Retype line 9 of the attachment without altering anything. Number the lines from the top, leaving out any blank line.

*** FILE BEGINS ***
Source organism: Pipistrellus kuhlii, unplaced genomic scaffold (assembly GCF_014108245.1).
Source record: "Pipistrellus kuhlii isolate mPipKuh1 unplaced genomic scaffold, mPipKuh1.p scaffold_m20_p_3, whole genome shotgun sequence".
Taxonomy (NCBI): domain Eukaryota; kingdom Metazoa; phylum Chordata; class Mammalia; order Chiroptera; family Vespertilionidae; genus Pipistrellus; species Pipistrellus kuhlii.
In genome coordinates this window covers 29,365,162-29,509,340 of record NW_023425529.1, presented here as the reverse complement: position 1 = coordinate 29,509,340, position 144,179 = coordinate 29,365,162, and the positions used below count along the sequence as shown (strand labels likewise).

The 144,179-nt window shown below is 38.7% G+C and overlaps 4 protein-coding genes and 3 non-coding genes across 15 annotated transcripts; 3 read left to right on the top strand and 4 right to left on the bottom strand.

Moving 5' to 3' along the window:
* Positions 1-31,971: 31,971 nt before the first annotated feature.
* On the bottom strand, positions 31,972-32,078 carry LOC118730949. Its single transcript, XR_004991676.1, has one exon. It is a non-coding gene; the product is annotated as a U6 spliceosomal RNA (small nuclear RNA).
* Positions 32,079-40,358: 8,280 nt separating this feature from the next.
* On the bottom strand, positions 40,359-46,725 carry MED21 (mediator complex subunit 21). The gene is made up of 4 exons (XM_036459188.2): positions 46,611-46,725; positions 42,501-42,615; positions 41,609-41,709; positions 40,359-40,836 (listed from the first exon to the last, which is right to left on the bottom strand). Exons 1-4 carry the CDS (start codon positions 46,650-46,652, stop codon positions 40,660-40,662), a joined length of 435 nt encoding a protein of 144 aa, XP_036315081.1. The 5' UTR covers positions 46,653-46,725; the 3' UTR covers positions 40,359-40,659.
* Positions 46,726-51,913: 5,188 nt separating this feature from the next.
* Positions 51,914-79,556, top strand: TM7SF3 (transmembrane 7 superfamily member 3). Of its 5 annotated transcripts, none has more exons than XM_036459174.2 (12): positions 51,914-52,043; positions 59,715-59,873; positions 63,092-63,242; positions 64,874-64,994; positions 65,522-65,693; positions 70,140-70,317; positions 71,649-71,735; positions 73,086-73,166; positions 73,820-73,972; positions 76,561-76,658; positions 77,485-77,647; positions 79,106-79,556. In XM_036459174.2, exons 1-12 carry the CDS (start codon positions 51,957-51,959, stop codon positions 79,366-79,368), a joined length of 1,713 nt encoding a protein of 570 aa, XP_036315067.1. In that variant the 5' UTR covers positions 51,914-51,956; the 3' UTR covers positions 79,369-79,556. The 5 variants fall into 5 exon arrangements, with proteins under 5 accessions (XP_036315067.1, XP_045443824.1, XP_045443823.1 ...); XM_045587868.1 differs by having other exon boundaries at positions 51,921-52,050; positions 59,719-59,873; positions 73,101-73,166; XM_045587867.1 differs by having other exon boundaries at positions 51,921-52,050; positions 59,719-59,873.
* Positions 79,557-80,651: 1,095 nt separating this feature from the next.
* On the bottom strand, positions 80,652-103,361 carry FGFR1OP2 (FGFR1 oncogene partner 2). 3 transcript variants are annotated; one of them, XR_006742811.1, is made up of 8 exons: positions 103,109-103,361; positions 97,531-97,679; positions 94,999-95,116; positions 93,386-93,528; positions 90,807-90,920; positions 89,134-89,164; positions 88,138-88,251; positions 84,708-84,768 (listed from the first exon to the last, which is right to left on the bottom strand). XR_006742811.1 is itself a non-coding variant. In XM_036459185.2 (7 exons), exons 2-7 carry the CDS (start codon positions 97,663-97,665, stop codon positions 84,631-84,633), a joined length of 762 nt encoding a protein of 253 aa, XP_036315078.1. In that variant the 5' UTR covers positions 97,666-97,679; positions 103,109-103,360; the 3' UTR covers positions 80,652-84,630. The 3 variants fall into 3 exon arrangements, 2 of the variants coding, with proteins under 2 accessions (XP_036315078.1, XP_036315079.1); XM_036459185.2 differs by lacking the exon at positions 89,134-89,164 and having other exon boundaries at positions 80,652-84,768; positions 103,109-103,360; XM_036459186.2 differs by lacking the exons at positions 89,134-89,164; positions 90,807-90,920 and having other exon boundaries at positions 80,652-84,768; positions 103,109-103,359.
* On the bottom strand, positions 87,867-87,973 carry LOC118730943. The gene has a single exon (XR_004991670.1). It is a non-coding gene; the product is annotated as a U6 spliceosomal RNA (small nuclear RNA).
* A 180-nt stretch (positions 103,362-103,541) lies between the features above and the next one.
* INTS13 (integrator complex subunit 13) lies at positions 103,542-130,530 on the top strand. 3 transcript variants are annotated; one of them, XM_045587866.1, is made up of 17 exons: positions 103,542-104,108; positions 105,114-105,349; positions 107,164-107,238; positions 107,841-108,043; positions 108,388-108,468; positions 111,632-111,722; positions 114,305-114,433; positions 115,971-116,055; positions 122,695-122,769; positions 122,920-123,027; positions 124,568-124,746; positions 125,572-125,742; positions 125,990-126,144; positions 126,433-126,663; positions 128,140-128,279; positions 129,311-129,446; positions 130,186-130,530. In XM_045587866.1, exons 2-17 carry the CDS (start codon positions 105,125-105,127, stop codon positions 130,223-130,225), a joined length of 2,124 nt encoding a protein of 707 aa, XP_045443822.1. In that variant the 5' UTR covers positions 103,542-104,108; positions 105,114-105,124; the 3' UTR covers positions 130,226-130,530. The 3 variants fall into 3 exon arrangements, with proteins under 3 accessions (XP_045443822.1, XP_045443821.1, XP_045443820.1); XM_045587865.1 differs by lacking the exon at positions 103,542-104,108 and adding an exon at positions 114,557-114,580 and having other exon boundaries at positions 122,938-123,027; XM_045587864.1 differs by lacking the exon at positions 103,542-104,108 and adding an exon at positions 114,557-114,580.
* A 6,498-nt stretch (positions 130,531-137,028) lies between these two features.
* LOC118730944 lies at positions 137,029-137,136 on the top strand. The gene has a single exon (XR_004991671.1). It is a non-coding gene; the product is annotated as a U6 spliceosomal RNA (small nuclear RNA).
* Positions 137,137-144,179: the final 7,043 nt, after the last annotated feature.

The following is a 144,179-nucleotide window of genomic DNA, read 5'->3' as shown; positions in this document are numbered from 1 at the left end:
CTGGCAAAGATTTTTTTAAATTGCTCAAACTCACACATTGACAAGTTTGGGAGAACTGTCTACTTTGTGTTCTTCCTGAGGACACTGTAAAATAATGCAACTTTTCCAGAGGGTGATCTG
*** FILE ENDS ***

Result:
* Positions 32,079-40,358: 8,280 nt separating this feature from the next.